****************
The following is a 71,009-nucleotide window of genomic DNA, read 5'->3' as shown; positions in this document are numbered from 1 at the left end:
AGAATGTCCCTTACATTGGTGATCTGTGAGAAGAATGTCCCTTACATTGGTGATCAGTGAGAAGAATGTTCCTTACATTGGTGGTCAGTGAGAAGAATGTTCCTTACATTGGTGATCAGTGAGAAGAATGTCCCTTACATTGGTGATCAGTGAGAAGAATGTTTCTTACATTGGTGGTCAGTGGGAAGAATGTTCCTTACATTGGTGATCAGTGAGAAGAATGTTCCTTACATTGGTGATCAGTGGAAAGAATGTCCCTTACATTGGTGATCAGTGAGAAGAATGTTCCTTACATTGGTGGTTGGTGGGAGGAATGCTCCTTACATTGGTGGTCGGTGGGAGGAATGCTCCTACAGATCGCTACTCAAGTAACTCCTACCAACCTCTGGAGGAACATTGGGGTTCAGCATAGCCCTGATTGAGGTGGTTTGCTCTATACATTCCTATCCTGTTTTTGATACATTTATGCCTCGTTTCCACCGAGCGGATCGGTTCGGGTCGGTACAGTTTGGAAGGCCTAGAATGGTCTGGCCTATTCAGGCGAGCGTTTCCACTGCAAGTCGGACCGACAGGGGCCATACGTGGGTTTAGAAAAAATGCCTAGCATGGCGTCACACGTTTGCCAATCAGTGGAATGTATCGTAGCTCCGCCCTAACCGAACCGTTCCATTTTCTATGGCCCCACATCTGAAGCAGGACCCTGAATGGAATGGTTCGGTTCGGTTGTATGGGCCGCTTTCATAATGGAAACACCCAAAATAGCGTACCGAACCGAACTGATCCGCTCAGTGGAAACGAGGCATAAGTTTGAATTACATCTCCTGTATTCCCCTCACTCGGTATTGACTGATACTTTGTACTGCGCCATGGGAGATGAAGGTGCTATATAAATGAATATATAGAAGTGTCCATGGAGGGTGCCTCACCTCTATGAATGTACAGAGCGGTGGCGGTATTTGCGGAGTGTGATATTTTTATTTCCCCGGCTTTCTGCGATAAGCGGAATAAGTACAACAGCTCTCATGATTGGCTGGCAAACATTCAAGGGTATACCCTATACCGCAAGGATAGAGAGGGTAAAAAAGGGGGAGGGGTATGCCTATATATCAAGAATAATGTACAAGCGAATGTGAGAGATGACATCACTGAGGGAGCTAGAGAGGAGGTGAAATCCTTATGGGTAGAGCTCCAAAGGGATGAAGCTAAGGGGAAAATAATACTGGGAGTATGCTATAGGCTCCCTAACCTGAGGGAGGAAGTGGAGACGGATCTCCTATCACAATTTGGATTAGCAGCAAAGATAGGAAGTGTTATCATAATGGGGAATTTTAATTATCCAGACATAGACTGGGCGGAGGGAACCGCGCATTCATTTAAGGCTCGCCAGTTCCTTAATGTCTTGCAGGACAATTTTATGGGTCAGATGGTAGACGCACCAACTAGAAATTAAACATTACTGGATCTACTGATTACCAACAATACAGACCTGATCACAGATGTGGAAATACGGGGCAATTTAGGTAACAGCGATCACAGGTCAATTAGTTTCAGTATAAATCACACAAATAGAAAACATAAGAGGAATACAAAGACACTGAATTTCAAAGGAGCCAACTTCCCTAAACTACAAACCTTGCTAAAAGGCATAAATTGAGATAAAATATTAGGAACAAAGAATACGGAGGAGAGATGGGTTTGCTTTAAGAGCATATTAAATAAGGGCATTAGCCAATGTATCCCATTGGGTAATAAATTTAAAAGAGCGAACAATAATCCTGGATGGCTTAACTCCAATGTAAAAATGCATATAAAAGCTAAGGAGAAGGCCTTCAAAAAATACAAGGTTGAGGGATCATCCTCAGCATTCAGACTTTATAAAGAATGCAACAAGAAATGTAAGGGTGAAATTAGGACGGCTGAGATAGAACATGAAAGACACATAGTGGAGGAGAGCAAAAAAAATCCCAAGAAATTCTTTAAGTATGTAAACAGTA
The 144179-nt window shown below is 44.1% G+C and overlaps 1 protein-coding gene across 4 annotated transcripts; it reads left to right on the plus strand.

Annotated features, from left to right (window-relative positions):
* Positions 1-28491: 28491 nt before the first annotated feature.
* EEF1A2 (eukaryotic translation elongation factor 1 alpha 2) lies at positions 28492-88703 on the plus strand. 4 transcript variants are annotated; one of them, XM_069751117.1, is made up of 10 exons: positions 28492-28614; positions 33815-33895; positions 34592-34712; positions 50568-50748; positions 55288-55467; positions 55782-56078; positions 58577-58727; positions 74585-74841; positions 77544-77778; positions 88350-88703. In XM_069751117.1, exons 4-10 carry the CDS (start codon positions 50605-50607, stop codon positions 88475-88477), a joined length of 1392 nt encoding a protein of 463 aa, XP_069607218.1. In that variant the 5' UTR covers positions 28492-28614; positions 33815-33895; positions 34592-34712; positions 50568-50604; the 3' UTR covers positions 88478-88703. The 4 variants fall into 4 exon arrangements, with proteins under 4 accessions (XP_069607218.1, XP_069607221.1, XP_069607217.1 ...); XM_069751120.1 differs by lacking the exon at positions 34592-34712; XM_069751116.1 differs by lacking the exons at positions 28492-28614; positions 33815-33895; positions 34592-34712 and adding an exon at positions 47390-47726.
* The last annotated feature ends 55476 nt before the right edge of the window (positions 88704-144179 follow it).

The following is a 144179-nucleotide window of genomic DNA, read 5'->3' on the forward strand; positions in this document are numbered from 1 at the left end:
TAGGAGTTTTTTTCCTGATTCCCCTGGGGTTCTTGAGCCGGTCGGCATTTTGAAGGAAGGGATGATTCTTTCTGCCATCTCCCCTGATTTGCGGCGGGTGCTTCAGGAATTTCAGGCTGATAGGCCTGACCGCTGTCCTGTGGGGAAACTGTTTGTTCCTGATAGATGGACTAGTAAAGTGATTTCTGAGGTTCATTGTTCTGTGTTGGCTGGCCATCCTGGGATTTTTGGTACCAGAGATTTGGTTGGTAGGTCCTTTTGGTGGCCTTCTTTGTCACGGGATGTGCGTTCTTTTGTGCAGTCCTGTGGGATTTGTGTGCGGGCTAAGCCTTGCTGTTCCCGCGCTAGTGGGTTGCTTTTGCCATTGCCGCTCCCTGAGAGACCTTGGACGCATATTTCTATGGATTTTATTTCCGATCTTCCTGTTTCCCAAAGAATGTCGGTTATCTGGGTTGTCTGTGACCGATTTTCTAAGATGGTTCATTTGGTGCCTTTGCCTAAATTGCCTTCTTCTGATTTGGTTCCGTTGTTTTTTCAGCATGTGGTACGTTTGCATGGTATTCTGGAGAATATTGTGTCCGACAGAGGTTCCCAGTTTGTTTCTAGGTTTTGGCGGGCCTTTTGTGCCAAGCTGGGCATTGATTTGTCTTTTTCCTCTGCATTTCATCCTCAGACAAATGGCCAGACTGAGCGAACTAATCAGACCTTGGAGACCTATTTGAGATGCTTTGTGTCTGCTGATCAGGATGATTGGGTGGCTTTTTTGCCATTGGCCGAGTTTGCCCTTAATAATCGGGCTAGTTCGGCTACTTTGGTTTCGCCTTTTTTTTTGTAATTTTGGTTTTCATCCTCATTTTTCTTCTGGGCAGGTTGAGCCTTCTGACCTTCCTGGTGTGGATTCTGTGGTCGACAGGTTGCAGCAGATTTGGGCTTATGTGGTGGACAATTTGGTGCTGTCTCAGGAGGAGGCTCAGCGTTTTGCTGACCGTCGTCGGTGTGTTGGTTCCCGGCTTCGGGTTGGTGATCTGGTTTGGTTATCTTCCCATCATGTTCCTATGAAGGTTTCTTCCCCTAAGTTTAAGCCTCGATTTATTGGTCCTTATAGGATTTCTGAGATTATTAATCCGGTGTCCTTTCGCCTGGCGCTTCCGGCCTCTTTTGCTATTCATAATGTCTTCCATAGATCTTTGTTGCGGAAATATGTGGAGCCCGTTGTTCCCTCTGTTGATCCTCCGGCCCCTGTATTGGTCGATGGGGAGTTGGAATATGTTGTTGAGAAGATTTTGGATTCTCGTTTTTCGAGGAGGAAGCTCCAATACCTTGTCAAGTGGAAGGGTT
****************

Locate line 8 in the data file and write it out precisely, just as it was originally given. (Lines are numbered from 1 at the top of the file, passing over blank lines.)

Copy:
The following is a 144179-nucleotide window of genomic DNA, read 5'->3' on the forward strand; positions in this document are numbered from 1 at the left end: